type CStorageSpec = CStorageSpecifier NodeInfo Source

C storage class specifier (and typedefs) (K&R A8.1, C99 6.7.1)

type CTypeSpec = CTypeSpecifier NodeInfo Source

C type specifier (K&R A8.2, C99 6.7.2)

Type specifiers are either basic types such as char or int, struct, union or enum specifiers or typedef names.

As a GNU extension, a typeof expression also is a type specifier.

isSUEDef :: CTypeSpecifier a -> Bool Source

returns True if the given typespec is a struct, union or enum definition

type CTypeQual = CTypeQualifier NodeInfo Source

C type qualifiers (K&R A8.2, C99 6.7.3), function specifiers (C99 6.7.4), and attributes.

const, volatile and restrict type qualifiers and inline function specifier. Additionally, attribute annotations for declarations and declarators.

type CAttr = CAttribute NodeInfo Source

attribute annotations

Those are of the form CAttr attribute-name attribute-parameters, and serve as generic properties of some syntax tree elements.


type CDeclr = CDeclarator NodeInfo Source

C declarator (K&R A8.5, C99 6.7.5) and abstract declarator (K&R A8.8, C99 6.7.6)

A declarator declares a single object, function, or type. It is always associated with a declaration (CDecl), which specifies the declaration's type and the additional storage qualifiers and attributes, which apply to the declared object.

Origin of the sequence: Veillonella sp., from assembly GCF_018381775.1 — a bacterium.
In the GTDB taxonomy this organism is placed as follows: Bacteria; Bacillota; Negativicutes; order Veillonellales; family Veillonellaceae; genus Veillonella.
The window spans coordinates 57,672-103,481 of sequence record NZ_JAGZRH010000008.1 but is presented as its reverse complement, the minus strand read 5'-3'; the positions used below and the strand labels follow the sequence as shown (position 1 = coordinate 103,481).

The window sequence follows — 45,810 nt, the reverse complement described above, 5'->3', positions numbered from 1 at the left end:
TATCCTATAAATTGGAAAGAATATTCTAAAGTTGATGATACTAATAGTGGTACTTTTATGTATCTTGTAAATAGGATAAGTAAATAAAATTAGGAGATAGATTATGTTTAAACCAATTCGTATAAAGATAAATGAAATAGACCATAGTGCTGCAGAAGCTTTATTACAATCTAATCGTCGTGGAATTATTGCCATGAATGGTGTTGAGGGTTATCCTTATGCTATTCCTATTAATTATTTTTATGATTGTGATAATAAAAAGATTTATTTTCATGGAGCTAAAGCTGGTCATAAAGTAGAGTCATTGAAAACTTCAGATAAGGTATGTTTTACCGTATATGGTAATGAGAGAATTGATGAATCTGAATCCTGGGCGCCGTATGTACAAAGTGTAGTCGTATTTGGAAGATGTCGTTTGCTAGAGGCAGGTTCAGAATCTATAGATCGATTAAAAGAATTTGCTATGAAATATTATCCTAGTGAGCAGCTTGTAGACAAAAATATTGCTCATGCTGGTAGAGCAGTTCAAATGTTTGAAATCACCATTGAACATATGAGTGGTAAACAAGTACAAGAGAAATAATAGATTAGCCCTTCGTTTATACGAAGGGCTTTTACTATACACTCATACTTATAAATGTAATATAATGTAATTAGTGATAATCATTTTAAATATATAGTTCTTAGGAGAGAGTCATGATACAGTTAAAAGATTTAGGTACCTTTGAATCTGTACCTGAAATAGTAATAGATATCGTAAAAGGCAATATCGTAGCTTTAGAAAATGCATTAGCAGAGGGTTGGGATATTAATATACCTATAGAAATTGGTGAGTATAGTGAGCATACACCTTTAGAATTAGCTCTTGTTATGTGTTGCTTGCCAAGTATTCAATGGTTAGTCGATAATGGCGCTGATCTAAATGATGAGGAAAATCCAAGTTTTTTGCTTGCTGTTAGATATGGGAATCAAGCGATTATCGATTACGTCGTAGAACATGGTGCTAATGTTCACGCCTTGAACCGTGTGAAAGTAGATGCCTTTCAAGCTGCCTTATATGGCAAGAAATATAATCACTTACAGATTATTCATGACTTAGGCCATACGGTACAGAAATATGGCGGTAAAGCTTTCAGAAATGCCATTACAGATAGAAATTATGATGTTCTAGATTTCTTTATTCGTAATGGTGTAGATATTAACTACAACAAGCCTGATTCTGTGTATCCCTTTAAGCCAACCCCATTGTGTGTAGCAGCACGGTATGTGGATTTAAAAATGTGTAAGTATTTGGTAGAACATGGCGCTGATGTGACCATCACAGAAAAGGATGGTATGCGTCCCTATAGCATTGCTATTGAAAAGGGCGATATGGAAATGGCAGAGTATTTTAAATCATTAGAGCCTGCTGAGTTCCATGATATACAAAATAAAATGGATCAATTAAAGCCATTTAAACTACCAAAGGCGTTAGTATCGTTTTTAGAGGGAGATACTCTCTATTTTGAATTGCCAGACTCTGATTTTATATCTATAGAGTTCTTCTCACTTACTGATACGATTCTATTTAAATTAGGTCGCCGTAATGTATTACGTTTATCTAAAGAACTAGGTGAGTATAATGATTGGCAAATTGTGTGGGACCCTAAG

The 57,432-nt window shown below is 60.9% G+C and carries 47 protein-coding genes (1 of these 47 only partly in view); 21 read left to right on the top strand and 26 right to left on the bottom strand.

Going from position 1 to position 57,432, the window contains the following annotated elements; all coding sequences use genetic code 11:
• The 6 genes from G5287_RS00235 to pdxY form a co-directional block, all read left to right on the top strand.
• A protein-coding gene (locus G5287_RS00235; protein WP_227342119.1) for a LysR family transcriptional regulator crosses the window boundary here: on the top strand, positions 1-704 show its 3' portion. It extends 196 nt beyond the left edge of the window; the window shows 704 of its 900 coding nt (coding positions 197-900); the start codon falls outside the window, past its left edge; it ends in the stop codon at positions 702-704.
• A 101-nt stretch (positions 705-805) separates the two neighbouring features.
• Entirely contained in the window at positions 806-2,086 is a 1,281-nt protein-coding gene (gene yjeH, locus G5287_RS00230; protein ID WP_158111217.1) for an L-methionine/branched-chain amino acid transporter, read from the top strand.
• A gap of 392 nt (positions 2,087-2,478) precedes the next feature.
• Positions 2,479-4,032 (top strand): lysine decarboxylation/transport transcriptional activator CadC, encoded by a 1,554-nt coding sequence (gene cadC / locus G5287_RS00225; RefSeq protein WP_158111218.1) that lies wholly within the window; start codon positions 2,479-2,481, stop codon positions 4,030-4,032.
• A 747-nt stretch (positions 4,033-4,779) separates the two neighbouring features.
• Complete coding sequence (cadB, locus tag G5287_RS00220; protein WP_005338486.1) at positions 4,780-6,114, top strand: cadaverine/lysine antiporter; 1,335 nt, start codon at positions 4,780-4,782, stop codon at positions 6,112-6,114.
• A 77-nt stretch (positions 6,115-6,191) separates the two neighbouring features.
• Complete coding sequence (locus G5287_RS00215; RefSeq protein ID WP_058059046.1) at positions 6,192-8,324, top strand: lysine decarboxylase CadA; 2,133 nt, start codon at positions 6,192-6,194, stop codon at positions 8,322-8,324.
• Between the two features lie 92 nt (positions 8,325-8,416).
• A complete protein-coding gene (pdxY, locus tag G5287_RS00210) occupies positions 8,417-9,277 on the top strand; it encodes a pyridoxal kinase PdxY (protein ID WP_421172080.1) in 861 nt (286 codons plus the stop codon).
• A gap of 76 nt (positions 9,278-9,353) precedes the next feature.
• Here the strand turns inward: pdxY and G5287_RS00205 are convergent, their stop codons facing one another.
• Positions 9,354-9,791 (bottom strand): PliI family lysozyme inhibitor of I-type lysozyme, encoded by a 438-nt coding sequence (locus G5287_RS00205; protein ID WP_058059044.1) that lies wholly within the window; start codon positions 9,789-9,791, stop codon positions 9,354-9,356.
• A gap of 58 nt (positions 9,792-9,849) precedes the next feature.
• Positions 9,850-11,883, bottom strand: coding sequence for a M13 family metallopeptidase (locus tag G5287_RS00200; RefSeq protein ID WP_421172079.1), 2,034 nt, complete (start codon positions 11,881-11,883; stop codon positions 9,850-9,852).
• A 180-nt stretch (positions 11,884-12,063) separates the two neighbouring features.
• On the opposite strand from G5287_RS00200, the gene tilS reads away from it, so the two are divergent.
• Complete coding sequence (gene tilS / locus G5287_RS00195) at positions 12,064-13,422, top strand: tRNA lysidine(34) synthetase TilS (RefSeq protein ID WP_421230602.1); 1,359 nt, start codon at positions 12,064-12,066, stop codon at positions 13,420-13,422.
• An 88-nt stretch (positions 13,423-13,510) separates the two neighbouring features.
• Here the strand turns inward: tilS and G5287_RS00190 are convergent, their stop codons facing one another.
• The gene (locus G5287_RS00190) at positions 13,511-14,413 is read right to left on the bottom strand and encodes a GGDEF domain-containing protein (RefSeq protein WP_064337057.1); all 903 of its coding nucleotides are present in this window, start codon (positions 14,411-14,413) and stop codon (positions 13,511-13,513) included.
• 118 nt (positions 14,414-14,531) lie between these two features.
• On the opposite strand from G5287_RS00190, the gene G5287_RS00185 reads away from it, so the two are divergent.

A declarator is of the form CDeclr name? indirections asm-name? attrs _, where name is the name of the declared object (missing for abstract declarators), declquals is a set of additional declaration specifiers, asm-name is the optional assembler name and attributes is a set of attrs is a set of attribute annotations for the declared object.

indirections is a set of pointer, array and function declarators, which modify the type of the declared object as described below. If the declaration specifies the non-derived type T, and we have indirections = [D1, D2, ..., Dn] than the declared object has type (D1 indirect (D2 indirect ... (Dn indirect T))), where

  • (CPtrDeclr attrs) indirect T is attributed pointer to T
  • (CFunDeclr attrs) indirect T is attributed function returning T
  • (CArrayDeclr attrs) indirect T is attributed array of elemements of type T

Examples (simplified attributes):

  • x is an int
int x;
CDeclr "x" []
  • x is a restrict pointer to a const pointer to int
const int * const * restrict x;
CDeclr "x" [CPtrDeclr [restrict], CPtrDeclr [const]]
  • f is an function return a constant pointer to int
int* const f();
CDeclr "f" [CFunDeclr [],CPtrDeclr [const]]
  • f is a constant pointer to a function returning int
int (* const f)(); ==>
CDeclr "f" [CPtrDeclr [const], CFunDeclr []]